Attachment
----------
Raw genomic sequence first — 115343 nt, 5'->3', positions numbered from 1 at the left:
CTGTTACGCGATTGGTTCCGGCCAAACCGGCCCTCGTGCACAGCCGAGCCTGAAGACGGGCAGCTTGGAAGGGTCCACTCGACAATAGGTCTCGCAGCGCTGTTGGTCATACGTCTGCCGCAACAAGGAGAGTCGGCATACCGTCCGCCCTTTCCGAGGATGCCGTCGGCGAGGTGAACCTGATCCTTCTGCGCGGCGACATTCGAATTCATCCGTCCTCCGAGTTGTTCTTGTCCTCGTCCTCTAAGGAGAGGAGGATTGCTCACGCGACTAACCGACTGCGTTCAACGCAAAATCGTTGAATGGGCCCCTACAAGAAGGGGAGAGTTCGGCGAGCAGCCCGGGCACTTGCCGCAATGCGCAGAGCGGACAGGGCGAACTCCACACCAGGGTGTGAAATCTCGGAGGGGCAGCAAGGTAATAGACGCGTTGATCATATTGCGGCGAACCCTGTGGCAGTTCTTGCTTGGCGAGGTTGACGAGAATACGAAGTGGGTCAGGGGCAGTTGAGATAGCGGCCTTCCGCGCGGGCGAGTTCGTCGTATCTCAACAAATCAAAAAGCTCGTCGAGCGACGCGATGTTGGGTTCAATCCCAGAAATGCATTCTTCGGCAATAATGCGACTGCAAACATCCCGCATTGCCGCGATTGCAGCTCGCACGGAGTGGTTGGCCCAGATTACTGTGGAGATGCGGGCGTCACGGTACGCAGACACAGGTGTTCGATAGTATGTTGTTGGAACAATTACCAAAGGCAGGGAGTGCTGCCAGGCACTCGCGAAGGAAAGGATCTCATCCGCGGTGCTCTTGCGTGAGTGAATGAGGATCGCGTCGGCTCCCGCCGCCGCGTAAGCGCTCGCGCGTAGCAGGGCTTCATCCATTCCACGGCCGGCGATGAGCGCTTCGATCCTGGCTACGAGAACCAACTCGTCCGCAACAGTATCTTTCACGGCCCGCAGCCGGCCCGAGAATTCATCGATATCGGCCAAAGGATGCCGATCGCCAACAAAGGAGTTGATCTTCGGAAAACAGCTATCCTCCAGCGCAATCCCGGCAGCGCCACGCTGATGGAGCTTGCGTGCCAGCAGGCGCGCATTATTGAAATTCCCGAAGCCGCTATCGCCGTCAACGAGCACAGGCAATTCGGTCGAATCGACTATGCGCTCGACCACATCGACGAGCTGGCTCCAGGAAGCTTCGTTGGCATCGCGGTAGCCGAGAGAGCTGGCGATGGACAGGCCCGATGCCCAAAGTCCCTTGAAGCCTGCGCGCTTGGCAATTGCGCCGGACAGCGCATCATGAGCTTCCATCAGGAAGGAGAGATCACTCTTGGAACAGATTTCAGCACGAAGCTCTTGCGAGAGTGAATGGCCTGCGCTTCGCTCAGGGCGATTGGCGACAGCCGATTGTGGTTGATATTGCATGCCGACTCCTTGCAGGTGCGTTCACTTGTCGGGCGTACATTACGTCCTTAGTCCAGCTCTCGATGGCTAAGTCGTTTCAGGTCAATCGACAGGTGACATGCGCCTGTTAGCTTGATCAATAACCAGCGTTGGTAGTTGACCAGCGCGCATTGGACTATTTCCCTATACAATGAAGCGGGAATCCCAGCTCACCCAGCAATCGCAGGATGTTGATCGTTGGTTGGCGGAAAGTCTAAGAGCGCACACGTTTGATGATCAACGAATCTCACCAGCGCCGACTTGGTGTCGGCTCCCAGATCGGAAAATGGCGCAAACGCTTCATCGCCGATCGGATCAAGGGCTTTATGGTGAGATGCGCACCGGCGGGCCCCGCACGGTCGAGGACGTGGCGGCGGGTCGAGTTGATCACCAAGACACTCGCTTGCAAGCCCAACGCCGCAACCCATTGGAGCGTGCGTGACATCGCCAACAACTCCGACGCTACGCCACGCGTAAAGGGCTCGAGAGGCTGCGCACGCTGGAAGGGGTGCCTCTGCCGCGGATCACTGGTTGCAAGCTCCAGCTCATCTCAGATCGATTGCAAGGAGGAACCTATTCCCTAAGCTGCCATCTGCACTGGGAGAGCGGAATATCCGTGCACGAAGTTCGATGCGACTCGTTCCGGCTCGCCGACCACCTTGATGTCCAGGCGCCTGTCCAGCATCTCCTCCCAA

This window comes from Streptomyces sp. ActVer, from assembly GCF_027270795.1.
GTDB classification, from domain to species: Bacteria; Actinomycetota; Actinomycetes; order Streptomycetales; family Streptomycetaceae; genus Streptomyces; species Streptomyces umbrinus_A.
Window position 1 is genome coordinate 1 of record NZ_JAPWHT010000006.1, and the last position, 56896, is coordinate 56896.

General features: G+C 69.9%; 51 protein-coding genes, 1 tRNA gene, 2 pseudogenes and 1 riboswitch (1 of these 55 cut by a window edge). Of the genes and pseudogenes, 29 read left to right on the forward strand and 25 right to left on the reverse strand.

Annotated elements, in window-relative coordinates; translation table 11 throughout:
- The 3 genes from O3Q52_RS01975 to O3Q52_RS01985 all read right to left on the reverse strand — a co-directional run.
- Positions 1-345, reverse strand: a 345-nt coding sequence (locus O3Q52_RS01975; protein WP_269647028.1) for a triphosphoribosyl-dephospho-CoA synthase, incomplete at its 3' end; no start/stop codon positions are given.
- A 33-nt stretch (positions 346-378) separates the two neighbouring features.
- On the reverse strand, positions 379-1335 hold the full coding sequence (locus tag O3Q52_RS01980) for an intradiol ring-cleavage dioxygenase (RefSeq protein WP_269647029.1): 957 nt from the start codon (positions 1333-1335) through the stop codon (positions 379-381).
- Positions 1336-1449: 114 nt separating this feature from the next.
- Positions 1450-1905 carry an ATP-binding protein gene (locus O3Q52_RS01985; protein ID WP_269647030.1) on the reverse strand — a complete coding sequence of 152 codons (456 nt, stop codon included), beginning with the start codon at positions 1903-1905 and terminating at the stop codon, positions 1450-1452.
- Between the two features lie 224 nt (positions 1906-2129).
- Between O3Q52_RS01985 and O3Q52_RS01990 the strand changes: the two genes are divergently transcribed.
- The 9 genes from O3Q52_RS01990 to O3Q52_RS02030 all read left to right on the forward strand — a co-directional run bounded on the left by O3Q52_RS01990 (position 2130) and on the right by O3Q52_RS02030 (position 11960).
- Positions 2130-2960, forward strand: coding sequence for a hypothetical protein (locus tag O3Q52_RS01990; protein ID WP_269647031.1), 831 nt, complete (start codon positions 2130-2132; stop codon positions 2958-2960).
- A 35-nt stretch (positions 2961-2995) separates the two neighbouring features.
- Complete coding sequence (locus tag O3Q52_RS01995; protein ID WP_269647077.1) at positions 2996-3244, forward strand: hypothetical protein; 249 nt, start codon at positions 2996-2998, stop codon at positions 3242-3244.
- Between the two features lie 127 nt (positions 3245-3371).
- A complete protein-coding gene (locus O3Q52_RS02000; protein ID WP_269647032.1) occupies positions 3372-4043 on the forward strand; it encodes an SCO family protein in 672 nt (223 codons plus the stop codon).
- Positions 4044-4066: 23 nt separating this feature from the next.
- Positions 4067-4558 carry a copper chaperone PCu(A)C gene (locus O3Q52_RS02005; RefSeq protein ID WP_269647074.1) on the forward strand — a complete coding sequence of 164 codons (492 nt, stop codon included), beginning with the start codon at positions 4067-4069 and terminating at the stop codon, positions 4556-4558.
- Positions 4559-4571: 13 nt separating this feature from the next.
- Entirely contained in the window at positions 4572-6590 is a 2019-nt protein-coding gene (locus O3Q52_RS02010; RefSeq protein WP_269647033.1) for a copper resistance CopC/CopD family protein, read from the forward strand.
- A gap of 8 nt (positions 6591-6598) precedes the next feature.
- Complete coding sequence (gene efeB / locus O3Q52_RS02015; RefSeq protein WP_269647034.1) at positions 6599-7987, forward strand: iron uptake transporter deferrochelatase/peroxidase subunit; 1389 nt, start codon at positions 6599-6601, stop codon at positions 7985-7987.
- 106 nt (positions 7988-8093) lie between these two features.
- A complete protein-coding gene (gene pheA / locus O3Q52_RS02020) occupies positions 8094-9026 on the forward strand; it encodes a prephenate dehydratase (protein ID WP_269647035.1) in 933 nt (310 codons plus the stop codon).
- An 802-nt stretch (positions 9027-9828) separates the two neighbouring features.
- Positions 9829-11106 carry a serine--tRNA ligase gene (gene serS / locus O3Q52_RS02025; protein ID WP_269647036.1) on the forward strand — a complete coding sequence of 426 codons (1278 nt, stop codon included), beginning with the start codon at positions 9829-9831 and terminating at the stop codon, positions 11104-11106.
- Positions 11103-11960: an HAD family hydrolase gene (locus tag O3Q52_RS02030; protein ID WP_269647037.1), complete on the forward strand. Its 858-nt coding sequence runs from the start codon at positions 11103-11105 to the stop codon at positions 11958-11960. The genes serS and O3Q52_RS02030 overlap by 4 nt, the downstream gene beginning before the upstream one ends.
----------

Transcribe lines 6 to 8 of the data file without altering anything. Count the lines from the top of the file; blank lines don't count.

General features: G+C 69.9%; 51 protein-coding genes, 1 tRNA gene, 2 pseudogenes and 1 riboswitch (1 of these 55 cut by a window edge). Of the genes and pseudogenes, 29 read left to right on the forward strand and 25 right to left on the reverse strand.

Annotated elements, in window-relative coordinates; translation table 11 throughout:
- The 3 genes from O3Q52_RS01975 to O3Q52_RS01985 all read right to left on the reverse strand — a co-directional run.